Whatever the choice, it should create value for all stakeholders – employees, suppliers, distributors, and the organization’s owners themselves. The choice of diversification strategy should create synergy so that all parties gain something they would not have had on their own.


When achieving synergy through diversification, a firm has two choices: related diversification through horizontal relationships with related businesses, sharing tangible and intangible resources, and leveraging core competencies; and unrelated diversification though hierarchical relationships with unrelated business. In this case, value creation derives from the corporate office by leveraging support activities.


Acquisitionisthe incorporation of one firm into another through purchase. It can be a means of obtaining valuable resources that can help an organization expand its product offerings and services. Acquisition can lead to consolidation within an industry and can force other players to merge. Corporations can also enter new market segments by way of acquisitions.


eBay had countered the intense competition in the online auction industry by engaging in aggressive acquisitions of online businesses worldwide, and by forming joint venture partnerships with providers and marketers in both related and unrelated businesses. In addition, eBay pursued strategic alliances, both with its joint venture partners like Tom Online, and competitors such as Yahoo, partly to minimize the intense competition from rivals like Google.


eBay also expanded into new markets by focusing on business-to-consumer in addition to consumer-to-consumer transactions, and by generating revenue through fees from PayPal and Skype in addition to fees from merchandise listings. 


With increased competition from Google and other major online companies, eBay had to continue to diversify and provide depth in its product offerings to remain competitive. In most cases, eBay expanded into new markets through acquisitions and slowly incorporated the newly acquired site into its global platform. This approach had been ineffective in the Asia Pacific region, and therefore prevented eBay from successfully competing in key markets like China and Japan. In the case, eBay ex-CEO Meg Whitman indicated that eBay competed through its specialties in e-commerce, payment, and voice communication, and was primarily focused on these areas, not competing with the likes of Google in search, or Yahoo in content. As of 2008, eBay therefore had no plans for further big acquisitions, intending instead to grow by identifying synergies in its existing businesses.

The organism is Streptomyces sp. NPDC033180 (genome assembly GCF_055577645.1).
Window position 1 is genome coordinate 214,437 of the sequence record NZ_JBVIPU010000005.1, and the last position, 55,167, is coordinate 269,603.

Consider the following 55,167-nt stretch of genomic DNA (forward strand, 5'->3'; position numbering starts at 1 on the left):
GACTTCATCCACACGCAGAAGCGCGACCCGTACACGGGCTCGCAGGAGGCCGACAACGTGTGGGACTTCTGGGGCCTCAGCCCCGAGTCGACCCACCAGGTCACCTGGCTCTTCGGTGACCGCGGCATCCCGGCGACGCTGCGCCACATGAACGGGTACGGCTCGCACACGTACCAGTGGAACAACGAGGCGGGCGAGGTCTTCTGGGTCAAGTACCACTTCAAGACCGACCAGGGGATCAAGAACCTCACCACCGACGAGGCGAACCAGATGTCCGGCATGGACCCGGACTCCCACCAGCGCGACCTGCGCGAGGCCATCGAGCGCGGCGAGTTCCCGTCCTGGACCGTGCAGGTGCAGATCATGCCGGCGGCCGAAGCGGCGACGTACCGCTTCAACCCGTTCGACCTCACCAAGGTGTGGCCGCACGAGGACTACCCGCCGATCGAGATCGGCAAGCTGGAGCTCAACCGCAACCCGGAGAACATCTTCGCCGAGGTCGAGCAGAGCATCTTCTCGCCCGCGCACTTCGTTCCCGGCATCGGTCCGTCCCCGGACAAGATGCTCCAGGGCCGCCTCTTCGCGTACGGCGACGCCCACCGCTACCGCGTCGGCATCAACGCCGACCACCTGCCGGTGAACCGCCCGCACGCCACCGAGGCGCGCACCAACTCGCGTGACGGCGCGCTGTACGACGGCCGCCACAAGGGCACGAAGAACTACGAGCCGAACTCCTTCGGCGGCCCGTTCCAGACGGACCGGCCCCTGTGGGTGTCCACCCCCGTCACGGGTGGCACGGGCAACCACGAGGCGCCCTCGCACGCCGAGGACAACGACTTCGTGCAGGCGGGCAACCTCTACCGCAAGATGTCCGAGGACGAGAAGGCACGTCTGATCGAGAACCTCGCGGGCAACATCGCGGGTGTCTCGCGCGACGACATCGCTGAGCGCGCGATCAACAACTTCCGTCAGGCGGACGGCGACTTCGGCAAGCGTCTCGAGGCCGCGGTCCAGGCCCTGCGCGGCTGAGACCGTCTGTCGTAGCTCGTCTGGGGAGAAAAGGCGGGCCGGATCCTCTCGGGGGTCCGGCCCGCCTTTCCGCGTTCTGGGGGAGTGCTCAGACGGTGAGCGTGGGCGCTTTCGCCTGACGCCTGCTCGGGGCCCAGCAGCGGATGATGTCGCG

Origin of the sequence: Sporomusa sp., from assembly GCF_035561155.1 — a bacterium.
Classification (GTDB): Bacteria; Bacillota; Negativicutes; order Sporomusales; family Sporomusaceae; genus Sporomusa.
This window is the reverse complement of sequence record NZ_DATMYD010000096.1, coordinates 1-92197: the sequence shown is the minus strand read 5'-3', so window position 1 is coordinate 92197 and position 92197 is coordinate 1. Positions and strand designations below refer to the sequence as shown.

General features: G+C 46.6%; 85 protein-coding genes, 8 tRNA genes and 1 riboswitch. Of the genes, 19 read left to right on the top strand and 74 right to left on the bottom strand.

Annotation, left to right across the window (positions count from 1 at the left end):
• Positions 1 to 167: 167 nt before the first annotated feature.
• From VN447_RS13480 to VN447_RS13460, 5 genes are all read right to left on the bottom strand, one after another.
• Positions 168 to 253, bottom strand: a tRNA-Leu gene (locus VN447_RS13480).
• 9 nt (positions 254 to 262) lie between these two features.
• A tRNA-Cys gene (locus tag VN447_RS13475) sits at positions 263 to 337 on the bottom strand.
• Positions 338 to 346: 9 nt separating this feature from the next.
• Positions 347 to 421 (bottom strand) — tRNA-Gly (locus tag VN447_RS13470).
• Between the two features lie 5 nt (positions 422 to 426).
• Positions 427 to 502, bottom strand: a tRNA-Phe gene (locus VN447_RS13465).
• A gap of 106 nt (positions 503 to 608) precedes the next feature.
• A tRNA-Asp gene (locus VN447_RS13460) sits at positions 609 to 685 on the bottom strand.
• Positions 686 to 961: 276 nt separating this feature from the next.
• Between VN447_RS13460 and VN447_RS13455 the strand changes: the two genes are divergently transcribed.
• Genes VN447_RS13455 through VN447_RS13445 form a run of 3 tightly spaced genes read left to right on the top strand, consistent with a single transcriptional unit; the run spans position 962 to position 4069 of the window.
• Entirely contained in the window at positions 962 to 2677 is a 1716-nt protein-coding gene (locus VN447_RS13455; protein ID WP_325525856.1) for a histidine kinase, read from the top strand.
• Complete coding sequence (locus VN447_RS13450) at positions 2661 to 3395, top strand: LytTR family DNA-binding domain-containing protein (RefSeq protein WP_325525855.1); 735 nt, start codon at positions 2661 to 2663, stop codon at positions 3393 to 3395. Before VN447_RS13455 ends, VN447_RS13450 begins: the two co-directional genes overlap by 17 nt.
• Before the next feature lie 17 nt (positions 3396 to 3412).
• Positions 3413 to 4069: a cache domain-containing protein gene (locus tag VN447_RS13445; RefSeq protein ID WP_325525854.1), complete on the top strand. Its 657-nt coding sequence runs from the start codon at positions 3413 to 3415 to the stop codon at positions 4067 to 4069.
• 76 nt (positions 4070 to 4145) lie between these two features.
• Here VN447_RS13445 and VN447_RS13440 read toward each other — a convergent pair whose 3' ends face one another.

Growth strategies should create value for all stakeholders: employees, strategic partners, and owners. The choice of growth strategy should create synergy so all parties gain something they would not have on their own.Corporations can achieve synergy by sharing tangible and value-creating activities across their business units; or through the use of common facilities, distribution channels, and sales forces, or through venture partnerships. However, cultural issues can doom intended benefits.


Referencing Chapter 7: International Strategy: Creating Value in Global Markets


International expansion is a viable diversification strategy, however before pursuing this, a firm needs to determine why an industry in a given country is more (or less) successful than the same industry in another country. When choosing a country to expand into, firms must assess the degree of consumer demand, the degree to which resources such as skilled labor and other supplier or supporting infrastructure are developed and available, the speed with which such resources can be deployed, the extent of political and economic risk and corruption, the access to qualified management.


In Asia Pacific, eBay’s management risks might have included:

  • Language & culture
  • Managing employees
  • Managing technical processes
  • Handling customer preferences


There are two opposing forces that firms face when entering international markets: cost reduction, and adaptation to local markets. Therefore there are four basic strategies firms can use: international, global, multidomestic, and transnational. See Chapter 7, Exhibit 7.4.


eBay followed a global strategy. Advantages of a global strategy included a unified approach that allowed users to conduct transactions in an online global community. Users could interact and purchase or sell items with anyone in the world over a single platform.  Having a single platform also minimized company costs, such as maintenance and development. Disadvantages were evident by eBay’s inability to truly meet specific local business needs. Having a single platform provided standardization across all markets, which may or may not have been effective in certain markets with customers that had specific needs and expectations. 


eBay’s decision to use a single platform to provide online trading in all its markets had been successful in most of its global communities. However, this decision appeared to have hindered eBay’s ability to compete in the Asia Pacific region. eBay was perhaps uncomfortable turning control over to local partners, and fully leveraging local expertise.